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Essay on greek mythology

Essay/Term paper: Socrates theme paper Essay, term paper, research paper: Greek Mythology

Free essays available online are good but they will not follow the guidelines of your particular writing assignment. If you need a custom term paper on Greek Mythology: Socrates Theme Paper. you can hire a professional writer here to write you a high quality authentic essay. While free essays can be traced by Turnitin (plagiarism detection program), our custom written essays will pass any plagiarism test. Our writing service will save you time and grade.


A master artisan and innovator of the Greek tragedy, Sophocles's insightful plays have
held their value throughout countless time periods and societies. Through the use of common
literary techniques, Sophocles was able to express themes and ideas that reflect all of
humankind. On particular idea was that Sophocles believed that hubris is destructive and will
eventually lead to one's demise.
Creon, the proud king of Thebes has such a fatal flaw. His hubris alienates Teiresias,
Haimon, and his people. Teiresias attempts to explain to Creon the severity of Creon's
actions, but Creon only shuns Teiresias. No matter how potent the signs, Creon "would not
yield," (Scene 5, Line 47). Creon's hubris prevents him from recognizing his self-destructive
behavior. Instead, he accuses Teiresias of disloyalty and succumbing to bribery. He feels
Teiresias has "sold out" (Scene 5, Line 65) and that Creon was "the butt for the dull arrows
of doddering fortunetellers" (Scene 5, Line 42). Such inventions of Creon prove to be both
counter-productive and foolish, for Teiresias did speak the truth and Creon is only further
drawn into his false reality dictated by hubris.
Creon's fatal flaw overcomes him in a discussion with his son. Haimon confronts his
father about Creon's reckless and unreasonable actions dealing with Antigone. His hubris
transcends his better judgement and causes Creon to become defensive. Creon then ignores his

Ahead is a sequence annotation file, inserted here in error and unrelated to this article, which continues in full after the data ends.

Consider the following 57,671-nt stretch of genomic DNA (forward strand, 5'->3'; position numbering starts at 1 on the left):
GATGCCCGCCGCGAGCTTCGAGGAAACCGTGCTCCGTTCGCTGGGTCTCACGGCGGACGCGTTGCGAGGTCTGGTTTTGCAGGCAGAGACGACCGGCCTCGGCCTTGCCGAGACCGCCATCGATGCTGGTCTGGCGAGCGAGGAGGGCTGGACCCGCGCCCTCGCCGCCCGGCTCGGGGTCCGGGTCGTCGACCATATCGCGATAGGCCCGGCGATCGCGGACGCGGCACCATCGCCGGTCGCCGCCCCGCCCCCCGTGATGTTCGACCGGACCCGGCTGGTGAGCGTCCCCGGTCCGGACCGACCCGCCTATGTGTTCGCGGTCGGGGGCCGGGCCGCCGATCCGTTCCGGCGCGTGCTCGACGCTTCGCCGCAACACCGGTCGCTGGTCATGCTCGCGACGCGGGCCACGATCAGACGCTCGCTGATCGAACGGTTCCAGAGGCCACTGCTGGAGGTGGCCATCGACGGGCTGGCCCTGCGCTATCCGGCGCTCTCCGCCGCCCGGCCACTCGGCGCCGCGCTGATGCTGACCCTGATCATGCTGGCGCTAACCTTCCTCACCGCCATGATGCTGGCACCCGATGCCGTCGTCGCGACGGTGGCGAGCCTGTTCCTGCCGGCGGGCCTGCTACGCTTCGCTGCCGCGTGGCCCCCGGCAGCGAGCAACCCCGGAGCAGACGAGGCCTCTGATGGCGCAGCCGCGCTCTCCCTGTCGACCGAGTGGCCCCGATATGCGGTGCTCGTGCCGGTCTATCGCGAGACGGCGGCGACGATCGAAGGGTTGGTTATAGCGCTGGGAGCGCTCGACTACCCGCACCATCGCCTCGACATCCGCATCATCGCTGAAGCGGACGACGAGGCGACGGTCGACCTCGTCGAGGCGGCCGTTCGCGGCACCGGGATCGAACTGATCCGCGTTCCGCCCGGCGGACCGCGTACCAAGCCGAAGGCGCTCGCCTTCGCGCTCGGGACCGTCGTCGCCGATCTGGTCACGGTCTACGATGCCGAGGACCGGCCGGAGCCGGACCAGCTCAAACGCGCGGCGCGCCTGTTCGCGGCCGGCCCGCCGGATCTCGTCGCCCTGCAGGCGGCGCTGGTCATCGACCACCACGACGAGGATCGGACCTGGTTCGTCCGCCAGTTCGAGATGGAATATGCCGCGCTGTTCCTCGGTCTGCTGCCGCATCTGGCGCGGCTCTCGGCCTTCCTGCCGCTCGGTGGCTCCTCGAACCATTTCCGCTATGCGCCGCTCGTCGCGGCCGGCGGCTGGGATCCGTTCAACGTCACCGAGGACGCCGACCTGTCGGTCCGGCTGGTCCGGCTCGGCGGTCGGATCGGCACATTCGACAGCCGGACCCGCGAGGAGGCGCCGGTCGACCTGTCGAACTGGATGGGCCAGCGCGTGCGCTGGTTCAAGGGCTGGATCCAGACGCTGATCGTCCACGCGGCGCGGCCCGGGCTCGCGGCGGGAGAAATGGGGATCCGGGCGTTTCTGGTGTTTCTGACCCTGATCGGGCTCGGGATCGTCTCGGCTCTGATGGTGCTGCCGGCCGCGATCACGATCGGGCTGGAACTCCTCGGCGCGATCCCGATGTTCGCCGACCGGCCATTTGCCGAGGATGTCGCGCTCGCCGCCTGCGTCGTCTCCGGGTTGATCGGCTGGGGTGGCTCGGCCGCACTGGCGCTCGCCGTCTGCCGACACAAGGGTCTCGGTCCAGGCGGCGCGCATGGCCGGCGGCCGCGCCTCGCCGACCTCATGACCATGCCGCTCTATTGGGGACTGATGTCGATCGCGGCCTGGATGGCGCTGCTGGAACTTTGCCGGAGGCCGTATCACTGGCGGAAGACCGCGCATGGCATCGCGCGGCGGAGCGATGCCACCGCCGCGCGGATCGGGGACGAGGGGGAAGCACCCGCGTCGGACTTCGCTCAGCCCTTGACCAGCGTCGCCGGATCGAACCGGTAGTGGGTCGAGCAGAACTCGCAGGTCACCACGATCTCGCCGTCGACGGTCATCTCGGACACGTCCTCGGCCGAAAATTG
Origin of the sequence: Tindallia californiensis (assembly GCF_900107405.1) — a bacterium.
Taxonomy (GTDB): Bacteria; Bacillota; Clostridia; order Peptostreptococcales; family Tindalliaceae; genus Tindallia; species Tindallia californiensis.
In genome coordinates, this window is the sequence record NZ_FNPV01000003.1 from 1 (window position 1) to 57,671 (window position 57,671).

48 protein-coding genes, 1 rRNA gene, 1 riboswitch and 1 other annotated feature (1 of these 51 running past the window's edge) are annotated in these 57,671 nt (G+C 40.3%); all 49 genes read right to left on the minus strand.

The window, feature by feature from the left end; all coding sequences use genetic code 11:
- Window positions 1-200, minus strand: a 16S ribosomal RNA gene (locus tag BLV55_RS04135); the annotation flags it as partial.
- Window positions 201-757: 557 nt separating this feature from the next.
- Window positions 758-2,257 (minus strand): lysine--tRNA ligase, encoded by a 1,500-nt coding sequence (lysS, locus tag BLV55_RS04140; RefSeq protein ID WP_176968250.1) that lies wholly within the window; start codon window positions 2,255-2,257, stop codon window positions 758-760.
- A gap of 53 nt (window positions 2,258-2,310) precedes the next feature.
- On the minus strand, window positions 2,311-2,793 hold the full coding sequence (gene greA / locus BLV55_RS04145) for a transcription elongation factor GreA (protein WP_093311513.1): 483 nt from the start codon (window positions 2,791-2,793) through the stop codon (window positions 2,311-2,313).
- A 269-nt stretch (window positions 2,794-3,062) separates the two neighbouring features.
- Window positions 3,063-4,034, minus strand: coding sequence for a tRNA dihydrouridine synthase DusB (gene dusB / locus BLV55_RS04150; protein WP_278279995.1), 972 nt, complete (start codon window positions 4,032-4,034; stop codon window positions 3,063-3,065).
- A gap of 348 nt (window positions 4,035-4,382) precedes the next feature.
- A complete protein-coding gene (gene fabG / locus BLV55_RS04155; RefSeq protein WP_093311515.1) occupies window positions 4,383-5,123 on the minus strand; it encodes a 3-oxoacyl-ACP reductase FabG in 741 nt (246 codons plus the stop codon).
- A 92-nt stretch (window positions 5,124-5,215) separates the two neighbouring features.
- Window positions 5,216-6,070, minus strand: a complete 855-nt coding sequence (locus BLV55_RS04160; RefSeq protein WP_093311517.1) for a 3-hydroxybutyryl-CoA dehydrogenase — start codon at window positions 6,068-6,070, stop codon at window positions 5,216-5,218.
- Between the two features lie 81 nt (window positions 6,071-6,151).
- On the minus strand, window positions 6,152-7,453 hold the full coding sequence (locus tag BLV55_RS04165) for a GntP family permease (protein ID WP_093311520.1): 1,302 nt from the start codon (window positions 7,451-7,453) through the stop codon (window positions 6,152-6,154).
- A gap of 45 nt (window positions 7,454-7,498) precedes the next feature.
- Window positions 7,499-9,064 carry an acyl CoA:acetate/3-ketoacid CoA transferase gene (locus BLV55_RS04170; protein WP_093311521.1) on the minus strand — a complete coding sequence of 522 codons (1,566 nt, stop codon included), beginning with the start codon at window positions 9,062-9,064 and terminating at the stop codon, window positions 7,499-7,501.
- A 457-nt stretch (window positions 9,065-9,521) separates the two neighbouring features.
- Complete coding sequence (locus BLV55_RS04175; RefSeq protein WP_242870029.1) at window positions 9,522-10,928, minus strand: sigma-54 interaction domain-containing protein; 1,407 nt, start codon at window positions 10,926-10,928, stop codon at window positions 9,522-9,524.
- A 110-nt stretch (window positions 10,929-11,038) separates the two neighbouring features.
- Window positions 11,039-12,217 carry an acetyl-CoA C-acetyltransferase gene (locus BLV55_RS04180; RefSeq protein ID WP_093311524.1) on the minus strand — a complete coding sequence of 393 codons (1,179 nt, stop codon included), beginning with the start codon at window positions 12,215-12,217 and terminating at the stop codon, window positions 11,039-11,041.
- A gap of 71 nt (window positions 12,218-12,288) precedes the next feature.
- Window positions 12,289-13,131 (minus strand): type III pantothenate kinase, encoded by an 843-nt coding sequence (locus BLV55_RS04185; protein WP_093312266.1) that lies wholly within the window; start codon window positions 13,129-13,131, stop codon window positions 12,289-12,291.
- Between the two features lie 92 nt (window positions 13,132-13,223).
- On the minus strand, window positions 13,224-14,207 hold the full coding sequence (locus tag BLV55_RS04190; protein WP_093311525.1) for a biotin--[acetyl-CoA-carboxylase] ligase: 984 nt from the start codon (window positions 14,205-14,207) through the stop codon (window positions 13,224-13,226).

son's recommendations on the basis of age and seniority as follows: "You consider it right for
a man of my years and experience to go to a school a boy?" (Scene 3, Line 95). His anger
intensifies until he explodes at his son, "Fool, adolescent fool!" (Scene 3, Line 114). At
that point, Creon was far too immersed in his own foolish pride to recognize his perverseness.
His hubris had reduced him into a raving lunatic only capable of destructive behavior.
Not even the Choragos was too insignificant to suffer the wrath of Creon's fatal flaw.
The Choragos asked if the gods might have had some part in the burial of Polyneices. To this
he replied in a most vile manner, "Stop! Must you doddering wrecks go out of your head
entirely? "The gods!" Intolerable!" (Scene 1, Line 92). The attitude of Creon's response
demonstrates the counter-productivity of his fatal flaw.
The resolution of Antigone is Creon's loss of everything dear to him. Creon is left a
pitiful wreck, "I am alone guilty.", "My own heart. darkness to final darkness", "I have
been rash and foolish.", "To risk everything for stubborn pride." (Scene 5, Lines 121, 87,
143, and 93 respectively). Creon is in such a position because he allowed hubris to cloud his
judgement.
While Creon did not directly kill his family, his foolish pride did, "I have killed my
son and wife." (Scene, 5 Line 135). Antigone committed suicide because her situation, which
was dictated by Creon, seemed hopeless, "hanged herself. father had stolen her away. "